Although fantasy has adopted a violent, gritty mantle with almost irredeemable characters and exploration of the darkness, which lurks in the human soul, ‘Spellwright’ ploughs straight through well trodden paths and will ring a very nostalgic bell. The villains have no qualities to suggest any excuse for their actions and the protagonists are drawn and sworn to subdue the arising chaos. Lives are at stake. The world as it is known is threatened. There is a mission and prophecies, which will be fulfilled by a few destined ones. Sounds familiar in general, but rest assured that clichés associated with these fundamental for the genre tropes are not hiding in between the pages. It’s all a matter of execution and Charlton is a natural. His prose is a rare breed of scholarly sophistication and lyrical streaks, which grabs the mind, ensnares it and makes sure that the reader will keep reading.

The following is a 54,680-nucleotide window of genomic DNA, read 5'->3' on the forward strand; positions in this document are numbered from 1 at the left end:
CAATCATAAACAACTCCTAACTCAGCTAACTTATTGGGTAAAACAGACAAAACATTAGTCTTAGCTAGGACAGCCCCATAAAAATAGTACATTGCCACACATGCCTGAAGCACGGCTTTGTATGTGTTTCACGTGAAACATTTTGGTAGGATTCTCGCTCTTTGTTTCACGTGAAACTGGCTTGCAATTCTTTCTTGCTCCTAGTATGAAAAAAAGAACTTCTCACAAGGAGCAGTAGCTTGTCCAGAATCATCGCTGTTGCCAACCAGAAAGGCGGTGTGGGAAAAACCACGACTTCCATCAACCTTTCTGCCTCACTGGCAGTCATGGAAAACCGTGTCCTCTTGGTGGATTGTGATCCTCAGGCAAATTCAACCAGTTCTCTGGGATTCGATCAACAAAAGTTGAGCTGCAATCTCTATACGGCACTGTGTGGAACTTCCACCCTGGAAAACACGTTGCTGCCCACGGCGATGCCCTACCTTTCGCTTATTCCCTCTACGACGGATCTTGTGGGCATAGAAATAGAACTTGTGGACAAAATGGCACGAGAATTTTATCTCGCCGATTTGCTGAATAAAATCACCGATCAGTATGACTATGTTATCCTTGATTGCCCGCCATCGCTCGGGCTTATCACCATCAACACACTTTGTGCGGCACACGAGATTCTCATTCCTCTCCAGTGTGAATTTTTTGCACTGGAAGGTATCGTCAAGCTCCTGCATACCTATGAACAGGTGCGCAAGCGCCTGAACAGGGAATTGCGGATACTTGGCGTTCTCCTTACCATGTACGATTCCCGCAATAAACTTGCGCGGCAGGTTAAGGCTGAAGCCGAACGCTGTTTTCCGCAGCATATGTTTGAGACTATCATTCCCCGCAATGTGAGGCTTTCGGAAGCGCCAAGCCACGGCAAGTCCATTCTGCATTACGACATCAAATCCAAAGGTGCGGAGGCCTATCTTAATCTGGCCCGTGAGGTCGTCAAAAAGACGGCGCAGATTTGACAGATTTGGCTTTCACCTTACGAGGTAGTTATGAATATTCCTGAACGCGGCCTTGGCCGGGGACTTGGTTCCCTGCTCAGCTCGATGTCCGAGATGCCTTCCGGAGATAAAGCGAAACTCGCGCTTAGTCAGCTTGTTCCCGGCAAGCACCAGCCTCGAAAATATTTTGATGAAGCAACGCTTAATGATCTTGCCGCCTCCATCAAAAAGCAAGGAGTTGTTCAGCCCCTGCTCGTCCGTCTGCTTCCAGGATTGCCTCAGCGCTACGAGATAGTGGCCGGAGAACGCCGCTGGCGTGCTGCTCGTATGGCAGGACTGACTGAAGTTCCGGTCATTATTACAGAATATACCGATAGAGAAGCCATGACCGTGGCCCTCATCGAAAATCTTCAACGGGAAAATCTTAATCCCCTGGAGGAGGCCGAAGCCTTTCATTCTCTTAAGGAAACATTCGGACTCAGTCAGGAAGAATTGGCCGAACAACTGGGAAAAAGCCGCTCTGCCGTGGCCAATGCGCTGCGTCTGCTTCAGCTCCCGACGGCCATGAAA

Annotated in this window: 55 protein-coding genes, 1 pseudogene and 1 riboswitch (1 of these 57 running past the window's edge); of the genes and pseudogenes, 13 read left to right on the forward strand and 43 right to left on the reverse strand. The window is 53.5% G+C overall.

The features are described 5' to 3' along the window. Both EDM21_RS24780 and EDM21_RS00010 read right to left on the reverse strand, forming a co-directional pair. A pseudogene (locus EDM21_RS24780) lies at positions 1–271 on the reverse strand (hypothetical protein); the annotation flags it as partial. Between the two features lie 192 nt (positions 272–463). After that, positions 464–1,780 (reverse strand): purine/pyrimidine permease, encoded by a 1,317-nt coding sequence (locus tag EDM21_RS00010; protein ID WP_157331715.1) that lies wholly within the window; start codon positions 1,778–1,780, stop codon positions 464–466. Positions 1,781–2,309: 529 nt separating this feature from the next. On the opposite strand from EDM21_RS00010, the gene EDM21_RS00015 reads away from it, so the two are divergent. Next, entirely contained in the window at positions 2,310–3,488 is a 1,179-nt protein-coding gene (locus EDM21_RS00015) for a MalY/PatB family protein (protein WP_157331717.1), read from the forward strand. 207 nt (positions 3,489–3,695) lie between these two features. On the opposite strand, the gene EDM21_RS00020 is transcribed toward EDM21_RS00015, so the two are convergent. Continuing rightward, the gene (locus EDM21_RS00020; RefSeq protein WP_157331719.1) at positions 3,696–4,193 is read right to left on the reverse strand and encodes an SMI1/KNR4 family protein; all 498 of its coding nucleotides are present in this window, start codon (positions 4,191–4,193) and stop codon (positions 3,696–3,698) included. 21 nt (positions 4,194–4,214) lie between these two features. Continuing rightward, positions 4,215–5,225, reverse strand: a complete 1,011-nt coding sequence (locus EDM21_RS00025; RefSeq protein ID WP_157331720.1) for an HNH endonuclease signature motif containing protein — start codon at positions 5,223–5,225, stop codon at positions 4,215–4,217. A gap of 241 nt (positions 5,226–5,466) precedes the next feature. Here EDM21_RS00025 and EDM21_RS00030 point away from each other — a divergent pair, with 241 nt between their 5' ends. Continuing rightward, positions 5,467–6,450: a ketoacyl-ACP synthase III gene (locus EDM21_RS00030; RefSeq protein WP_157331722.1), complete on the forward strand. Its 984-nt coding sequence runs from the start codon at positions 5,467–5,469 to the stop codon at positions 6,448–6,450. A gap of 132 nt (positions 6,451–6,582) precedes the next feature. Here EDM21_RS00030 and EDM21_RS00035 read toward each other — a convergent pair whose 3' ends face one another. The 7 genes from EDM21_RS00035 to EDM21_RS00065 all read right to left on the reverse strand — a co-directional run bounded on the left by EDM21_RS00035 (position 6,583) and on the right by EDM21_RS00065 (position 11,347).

The biggest delight in ‘Spellwright’, however, is the magic system. Fantasy without magic as an element would be crippled and in almost every magic system, language and words enable spellcasters to perform miracles or inflict pain. Charlton takes this basic trait of magic a step further and devices a world, where languages hold the power. Wizards are linguists, devoted to their studies. Each language follows a different logic, owns separate syntax, formulas and set of runes and serves a different purpose. So far in ‘Spellwright’ the reader is treated most to Magnus, a language with effects on the material, and Numinous, a language that affects light and energy. However, we are also introduced to other languages with other properties and other dimensions, because each spell must be cast from the spellcaster’s muscles and becomes both visible and corporeal.